save the children logoAs its name implies, Save the Children has been a major force in protecting and providing for Afghanistan’s children. At present, the organization’s activities are governed by its three major priorities. The first is to stand up for children’s rights: Save the Children works with local communities, religious leaders, government ministries, and other NGOs to build national child protection networks and provide social workers to support children whose rights are in danger of being violated. The second priority is the improvement of vital health services: Save the Children operates many mobile health clinics with the support of doctors, trained midwives, and community health workers, focusing particularly on reducing child deaths by identifying malnourished children and providing feeding centers where these children can receive life-saving treatment. The final priority, one shared by many other organizations, is education: Save the Children works with the Afghan government to create and implement community-based classes that facilitate access to education for those children who have been shut out of formal schooling.

  1. Afghan Connection

afghan connection logoThis UK-based charity was founded in 2002 by Dr. Sarah Fane, who had spent several years working in Afghanistan as a wartime doctor. Initially established as a medical charity focused on vaccination programs, Afghan Connection has evolved to become an important supporter of education projects in Afghanistan’s northeastern region; the charity’s goal is to concentrate on making the strongest possible impact on a single area.

To date, Afghan Connection has built 42 new schools in the region, serving many remote and rural communities where access to education has been extremely difficult. It has also funded more than 500 teacher training courses to help improve the quality of education that Afghan children receive. Sports programs, and cricket in particular, are another important activity for Afghan Connection; the organization works to build pitches, establish cricket camps, and train coaches so that as many children as possible can reap the benefits of participating in team sports.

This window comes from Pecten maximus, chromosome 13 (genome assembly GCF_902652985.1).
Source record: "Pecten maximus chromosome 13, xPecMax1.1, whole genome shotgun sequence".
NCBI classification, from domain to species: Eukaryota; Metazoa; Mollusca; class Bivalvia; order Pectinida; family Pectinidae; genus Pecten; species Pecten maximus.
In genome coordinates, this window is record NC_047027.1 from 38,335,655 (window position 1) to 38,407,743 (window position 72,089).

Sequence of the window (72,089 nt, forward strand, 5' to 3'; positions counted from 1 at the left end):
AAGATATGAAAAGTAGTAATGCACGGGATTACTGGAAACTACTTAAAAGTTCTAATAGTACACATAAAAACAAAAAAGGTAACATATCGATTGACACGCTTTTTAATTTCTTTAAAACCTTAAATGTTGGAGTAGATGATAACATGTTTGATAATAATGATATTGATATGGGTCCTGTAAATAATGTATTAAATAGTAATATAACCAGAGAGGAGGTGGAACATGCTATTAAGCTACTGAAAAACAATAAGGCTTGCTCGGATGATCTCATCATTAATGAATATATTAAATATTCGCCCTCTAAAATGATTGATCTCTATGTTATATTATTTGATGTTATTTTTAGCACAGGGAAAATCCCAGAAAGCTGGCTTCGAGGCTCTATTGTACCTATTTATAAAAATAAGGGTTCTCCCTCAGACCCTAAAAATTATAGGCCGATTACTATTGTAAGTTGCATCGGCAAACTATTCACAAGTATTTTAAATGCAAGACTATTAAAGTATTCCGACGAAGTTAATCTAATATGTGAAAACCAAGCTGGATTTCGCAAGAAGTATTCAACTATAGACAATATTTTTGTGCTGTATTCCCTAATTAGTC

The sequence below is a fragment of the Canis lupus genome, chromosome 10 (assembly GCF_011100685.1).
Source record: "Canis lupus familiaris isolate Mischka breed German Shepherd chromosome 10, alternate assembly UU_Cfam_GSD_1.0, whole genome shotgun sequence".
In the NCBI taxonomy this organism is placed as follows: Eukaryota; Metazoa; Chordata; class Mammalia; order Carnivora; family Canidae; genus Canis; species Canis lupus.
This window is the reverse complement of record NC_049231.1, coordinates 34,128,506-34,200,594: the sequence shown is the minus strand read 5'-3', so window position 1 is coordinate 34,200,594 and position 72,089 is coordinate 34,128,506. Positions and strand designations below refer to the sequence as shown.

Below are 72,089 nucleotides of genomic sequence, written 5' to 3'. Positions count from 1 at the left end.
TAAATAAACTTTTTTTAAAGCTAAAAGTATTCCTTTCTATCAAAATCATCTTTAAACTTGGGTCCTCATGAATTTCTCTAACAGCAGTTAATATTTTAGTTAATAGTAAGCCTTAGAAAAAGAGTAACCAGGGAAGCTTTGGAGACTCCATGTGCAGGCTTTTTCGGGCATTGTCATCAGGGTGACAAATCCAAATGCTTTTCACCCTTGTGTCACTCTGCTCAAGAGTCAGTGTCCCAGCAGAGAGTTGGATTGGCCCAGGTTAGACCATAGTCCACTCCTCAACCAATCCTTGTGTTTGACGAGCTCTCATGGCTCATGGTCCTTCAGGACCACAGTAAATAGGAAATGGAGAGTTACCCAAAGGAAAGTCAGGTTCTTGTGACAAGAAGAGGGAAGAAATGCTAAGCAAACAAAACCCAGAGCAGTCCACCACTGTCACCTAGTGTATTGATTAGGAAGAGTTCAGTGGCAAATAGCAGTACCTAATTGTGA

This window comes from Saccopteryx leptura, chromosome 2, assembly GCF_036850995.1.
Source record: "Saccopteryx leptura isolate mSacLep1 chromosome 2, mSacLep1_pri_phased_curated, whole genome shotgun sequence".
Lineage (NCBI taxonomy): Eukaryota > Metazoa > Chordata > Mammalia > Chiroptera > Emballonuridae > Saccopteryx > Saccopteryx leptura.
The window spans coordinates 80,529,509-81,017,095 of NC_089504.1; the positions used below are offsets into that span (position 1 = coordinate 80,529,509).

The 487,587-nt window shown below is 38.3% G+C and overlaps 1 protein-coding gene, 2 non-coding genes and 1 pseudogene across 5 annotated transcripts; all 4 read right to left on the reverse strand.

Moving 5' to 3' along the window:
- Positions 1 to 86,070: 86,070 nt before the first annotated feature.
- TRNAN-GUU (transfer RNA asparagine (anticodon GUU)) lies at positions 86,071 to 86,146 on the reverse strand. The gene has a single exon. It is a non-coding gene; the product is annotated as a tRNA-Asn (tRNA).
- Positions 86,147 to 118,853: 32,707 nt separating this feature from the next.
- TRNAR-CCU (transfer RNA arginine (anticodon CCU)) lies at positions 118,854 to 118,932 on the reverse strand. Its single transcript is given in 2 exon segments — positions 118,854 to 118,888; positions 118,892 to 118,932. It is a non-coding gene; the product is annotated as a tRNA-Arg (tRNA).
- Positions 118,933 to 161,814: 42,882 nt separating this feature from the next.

1. Child Soldiers International

child soldiers international logoIn countries impacted by war and violence, the use of child soldiers on all sides of the conflict is becoming an increasingly common practice, and Afghanistan is no exception. Child Soldiers International works to build awareness of child recruitment in Afghanistan by performing critical research and field work that keeps this pressing issue at the forefront of the international agenda. The organization also lobbies for practical changes in law and policy that can support the Afghan government and its partners in meeting the challenges of combating child recruitment.

  1. Afghan Mobile Mini-Circus for Children

Afghan MMCC logoAfghanistan’s children need access to critical services, such as education, but they also require fun and playtime. Afghan Mobile Mini-Circus for Children (MMCC) brings these two worlds together with its unique use of circus arts as a teaching tool. Dedicated to empowering young people and working with the philosophy that children are the ones who know the best way to communicate with other children, MMCC brings child-led educational performances and workshops to young people all across Afghanistan. Since 2002, the organization has reached nearly 3 million audience members in 25 Afghan provinces and has leveraged the joyous atmosphere of the circus to engage children and youth on key topics like health and hygiene, landmine awareness, and peace.